7 tranquil hidden gems to rest your mind in central London

There are many peaceful and chilled-out London places on this blog. But sometimes you want pure silence.

So I’ve compiled the places where I’ve felt truly rested after my visit — where you can just sit alone with your thoughts. Call them mindful, or just peaceful — they’re just great places.

The Brunei Gallery, Bloomsbury

Brunei Gallery, SOAS, Bloomsbury, London
Image: A Peace of London

The Brunei Gallery at SOAS University of London is pretty well-known for its Japanese Roof Garden, but the gallery is probably one of the most peaceful places I’ve ever explored in London.

There are a few different areas — all dedicated to exhibits from Asia, Africa and the Middle East — each perfect for sitting still for a while.

Opening times: Tuesday to Saturday, 10.30am-5pm (open Thursday until 8pm)

Nearest Tube: Russell Square

More information: Visit the SOAS website here

RHS Lindley Library

RHS Lindley Library, Pimlico, London
Image: A Peace of London

This little library was such a surprise to me. It’s so central, but also so hidden that there was just me and two others there when I visited.

The library itself holds a collection covering gardening — from history to design — and there’s also free wifi available, plus desk space and sofas.

Opening times: Monday to Friday, 10am-5pm

Nearest Tube: Pimlico

More information: Visit the RHS website here

Chelsea Physic Garden

Chelsea Physic Garden, London
Image: A Peace of London

‘London’s secret garden’ has its own microclimate within its walls, thanks to the shelter on three sides from the Chelsea buildings and its proximity to the Thames.

This (along with the shelter afforded by the trees) also means that it’s incredibly peaceful, and there are so many little corners to escape to when you’re done admiring the 5,000 plants.

Opening times: Monday, 11am-5pm; Tuesday to Friday 11am-6pm; Sundays, 11am-6pm

Nearest Tube: Sloane Square

More information: Visit the Chelsea Physic Garden website

St Bartholomew the Great

st bartholomew the great church, London
Picture credits: Kotomi_ on Flickr

Long-term readers of this blog will know I am a huge fan of St Bartholomew the Great (plus the hospital and museum).

It’s honestly one of my favourite places and the 11th-century walls are incredibly protecting against the noise of Smithfield outside.

There’s also a cafe and you can currently see a Damien Hirst artwork in the south transept. Read more about St Bart’s history here.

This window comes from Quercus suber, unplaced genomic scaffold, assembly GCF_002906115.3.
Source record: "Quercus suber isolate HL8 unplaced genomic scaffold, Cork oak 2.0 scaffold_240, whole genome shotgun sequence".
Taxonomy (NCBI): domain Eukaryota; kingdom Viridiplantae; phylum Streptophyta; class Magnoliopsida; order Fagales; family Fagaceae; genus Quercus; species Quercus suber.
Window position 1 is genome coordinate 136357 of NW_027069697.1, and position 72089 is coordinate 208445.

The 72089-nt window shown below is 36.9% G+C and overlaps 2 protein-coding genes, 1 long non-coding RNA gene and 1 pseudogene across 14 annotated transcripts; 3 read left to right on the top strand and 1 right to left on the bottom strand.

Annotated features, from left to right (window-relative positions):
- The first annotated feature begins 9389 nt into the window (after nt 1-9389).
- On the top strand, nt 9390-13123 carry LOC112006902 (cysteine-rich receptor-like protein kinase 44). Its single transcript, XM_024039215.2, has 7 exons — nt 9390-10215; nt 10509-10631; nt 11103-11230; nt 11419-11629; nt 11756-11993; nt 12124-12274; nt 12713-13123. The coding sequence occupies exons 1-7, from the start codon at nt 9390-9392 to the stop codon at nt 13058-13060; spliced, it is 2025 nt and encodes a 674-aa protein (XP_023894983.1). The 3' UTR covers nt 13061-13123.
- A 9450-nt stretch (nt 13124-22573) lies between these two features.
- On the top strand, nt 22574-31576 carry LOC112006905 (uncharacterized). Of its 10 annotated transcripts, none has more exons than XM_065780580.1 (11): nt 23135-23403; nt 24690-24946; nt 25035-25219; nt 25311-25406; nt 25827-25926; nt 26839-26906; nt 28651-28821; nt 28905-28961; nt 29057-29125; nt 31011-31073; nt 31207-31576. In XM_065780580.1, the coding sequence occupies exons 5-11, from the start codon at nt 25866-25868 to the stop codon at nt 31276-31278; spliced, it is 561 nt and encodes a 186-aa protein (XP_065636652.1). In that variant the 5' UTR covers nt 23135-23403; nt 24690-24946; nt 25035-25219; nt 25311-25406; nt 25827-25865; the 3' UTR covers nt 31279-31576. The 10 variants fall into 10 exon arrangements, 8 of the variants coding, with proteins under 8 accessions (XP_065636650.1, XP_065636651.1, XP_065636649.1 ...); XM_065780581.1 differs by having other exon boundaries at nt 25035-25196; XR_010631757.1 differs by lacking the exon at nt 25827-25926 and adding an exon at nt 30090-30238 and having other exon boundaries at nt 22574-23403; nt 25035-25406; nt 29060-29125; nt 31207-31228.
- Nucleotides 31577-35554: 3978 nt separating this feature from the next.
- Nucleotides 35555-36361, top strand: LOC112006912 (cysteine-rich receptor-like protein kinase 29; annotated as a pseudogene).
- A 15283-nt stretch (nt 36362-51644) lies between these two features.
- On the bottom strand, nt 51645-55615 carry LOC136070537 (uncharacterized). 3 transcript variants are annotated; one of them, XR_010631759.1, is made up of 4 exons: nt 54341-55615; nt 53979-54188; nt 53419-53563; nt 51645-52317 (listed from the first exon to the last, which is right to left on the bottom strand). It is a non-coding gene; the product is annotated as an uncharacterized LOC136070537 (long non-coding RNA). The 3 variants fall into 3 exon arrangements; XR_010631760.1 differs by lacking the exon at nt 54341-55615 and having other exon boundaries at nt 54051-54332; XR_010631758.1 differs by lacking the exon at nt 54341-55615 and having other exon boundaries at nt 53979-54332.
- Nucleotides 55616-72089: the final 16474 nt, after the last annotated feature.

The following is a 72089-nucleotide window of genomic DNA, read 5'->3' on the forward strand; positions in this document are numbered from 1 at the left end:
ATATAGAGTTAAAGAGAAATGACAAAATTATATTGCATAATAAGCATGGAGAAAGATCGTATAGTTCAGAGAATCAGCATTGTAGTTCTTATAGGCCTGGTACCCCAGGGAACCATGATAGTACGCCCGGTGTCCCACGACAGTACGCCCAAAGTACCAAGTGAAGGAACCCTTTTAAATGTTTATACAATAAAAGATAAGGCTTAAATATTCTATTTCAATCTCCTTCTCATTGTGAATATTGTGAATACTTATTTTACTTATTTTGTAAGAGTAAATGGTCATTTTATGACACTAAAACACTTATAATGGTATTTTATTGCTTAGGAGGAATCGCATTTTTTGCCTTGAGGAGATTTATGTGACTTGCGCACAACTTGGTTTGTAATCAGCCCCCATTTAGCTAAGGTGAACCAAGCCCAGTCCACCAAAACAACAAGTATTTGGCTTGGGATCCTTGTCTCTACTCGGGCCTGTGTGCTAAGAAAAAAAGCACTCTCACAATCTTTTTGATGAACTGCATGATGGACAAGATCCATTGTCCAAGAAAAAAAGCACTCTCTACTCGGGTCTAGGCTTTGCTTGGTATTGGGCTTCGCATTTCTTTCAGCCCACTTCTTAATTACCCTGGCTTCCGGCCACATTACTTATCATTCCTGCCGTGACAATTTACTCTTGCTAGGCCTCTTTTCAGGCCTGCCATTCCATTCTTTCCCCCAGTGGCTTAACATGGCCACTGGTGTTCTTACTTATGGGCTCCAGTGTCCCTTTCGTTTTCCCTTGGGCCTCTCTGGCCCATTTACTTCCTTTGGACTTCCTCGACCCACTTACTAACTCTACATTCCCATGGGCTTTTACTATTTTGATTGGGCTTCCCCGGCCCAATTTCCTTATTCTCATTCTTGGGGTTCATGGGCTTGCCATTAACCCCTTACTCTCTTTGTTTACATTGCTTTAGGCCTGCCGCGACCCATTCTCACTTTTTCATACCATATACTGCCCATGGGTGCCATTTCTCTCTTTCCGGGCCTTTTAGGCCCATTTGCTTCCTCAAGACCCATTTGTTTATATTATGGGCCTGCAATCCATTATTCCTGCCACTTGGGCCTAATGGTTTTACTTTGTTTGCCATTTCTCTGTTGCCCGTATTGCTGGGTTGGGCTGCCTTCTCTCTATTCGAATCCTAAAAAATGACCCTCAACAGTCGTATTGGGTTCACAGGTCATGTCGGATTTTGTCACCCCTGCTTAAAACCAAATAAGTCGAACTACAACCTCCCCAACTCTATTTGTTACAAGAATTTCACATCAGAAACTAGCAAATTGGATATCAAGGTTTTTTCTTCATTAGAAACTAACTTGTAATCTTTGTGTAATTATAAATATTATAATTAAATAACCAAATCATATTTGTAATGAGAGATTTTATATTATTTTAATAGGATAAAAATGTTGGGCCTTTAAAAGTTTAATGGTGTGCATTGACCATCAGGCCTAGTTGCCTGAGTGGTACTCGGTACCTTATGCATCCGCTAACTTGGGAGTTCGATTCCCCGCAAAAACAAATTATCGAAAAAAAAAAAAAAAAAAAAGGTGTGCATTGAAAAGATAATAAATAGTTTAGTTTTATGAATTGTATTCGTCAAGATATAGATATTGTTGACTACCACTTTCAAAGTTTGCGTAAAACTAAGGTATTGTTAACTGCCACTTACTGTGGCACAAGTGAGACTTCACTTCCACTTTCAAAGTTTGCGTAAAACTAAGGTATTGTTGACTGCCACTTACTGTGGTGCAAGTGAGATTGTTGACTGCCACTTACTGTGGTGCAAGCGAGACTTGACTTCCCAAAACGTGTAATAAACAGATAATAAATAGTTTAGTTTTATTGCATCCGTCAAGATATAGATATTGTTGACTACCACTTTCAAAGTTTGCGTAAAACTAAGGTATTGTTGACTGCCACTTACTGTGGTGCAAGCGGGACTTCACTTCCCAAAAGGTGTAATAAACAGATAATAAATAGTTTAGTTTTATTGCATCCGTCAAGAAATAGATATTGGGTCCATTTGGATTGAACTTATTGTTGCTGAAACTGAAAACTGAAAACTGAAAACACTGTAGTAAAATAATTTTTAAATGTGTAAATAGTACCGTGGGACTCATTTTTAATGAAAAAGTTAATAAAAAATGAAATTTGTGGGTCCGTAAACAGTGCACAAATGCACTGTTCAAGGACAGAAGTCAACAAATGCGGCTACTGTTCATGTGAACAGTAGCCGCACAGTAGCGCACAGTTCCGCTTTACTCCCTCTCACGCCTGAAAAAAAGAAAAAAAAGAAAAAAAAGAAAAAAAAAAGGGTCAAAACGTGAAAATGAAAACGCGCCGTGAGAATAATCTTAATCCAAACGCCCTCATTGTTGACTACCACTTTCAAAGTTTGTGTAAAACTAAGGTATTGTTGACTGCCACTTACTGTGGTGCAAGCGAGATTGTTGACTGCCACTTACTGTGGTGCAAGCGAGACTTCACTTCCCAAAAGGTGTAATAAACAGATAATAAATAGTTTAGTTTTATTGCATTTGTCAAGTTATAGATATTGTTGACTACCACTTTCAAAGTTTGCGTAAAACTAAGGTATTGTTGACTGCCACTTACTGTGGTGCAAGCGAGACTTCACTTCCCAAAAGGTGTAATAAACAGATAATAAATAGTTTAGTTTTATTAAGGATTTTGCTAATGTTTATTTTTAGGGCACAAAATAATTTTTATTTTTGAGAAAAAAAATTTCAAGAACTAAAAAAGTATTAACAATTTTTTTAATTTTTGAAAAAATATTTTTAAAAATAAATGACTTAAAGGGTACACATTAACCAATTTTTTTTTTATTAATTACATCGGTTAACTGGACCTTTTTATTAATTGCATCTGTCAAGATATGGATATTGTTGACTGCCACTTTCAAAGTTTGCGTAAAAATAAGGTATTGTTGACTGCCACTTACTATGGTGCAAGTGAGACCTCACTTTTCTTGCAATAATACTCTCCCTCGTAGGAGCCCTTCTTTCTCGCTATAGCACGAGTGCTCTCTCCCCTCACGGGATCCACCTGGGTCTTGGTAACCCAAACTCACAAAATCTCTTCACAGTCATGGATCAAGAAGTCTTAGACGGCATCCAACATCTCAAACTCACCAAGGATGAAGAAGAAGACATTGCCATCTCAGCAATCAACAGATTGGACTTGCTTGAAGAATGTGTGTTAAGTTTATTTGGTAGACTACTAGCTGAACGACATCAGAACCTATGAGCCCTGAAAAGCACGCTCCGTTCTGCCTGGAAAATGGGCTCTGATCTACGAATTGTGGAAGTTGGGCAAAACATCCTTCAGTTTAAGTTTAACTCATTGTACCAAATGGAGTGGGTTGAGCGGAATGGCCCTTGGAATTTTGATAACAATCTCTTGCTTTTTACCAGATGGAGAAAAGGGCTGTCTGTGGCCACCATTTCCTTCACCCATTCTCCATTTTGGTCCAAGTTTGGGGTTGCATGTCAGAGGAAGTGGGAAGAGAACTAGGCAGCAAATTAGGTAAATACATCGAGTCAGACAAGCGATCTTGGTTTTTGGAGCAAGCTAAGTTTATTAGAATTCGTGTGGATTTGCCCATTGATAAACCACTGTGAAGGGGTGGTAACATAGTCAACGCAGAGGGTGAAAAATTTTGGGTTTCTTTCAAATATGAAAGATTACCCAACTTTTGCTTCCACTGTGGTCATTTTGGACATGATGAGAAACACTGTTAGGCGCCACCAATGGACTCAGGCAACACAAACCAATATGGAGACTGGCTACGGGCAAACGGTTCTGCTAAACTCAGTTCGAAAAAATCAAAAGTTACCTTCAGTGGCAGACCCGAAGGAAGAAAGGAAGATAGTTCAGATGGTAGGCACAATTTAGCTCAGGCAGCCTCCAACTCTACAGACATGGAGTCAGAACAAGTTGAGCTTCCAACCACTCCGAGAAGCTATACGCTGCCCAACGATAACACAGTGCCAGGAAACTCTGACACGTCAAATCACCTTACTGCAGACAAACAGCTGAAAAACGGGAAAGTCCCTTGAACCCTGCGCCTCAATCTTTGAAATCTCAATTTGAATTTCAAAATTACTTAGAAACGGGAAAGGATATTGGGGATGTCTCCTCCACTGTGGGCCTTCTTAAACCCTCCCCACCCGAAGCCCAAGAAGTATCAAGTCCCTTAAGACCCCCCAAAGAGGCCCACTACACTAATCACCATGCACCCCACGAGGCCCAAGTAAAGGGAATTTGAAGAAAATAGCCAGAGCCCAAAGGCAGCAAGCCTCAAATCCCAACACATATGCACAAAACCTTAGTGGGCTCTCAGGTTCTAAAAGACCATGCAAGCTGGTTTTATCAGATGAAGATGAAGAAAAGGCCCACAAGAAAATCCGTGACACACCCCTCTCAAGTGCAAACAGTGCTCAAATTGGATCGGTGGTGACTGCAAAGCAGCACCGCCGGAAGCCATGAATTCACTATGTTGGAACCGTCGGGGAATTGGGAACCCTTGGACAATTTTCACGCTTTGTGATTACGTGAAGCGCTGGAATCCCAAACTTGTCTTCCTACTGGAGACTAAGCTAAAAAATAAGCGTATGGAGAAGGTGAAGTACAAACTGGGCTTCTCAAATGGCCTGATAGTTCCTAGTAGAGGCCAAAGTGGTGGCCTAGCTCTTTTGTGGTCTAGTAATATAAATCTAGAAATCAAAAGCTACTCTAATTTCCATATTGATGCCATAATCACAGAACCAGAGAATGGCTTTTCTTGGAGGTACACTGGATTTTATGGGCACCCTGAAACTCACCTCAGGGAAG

Opening times: Monday to Friday, 8.30am-4pm (until 5pm in spring/summer); Saturday, 10.30am-4pm; Sunday, 8.30am-8pm

Nearest Tube: Farringdon / St Paul’s

More information: Visit the Great St Bart’s website

St Etheldreda’s Church

St Etheldreda's Church, Holborn, London
Picture credit: Paul Capewell on Flickr

When I pushed open the heavy door of the oldest Catholic church in England, I really didn’t know what to expect.

The door to the 13th-century church is hemmed in by office buildings either side, on a gated road behind Hatton Garden in Holborn. This already means it’s pretty quiet, but inside the church I literally could have heard a pin drop, plus I was the only one in there.

If you’re ever in the Holborn area, visit this hidden gem for break from everything.

Opening times: Monday to Saturday, 8am-5pm; Sunday: 8am-12.30pm

Nearest Tube: Liverpool Street

More information: Visit the St Etheldreda Church website

Skoob Books

Skoob Books, Russell Square, London
Image: Skoob Books

Another one of my favourites, Skoob Books was one of the first places I wrote about on this blog and I have been back several times since.

One of my favourite things about Skoob is that it’s underground, so no one can get phone signal, and there’s no background music, either.

Oh, and they do really good deals on a lot of books.

Opening times: Monday to Friday, 10.30am-8pm; Sundays and bank holidays, 10.30am-6pm

Nearest Tube: Russell Square

More information: Visit the Skoob Books website

The Petrie Museum

Petrie Museum, UCL, London
Image: A Peace of London

Forget the British Museum — the best place to see the product of Egyptian and Sudanese archaeology is the Petrie Museum at University College London.

This small museum is hidden away in the museum buildings and you can see 8,000 objects completely free — not that many other people know about it. Alongside the Grant Museum of Zoology, it’s one of Bloomsbury’s most peaceful hidden gems.

Opening times: Tuesday to Saturday, 1pm-5pm

Nearest Tube: Euston Square

More information: Visit the UCL website here

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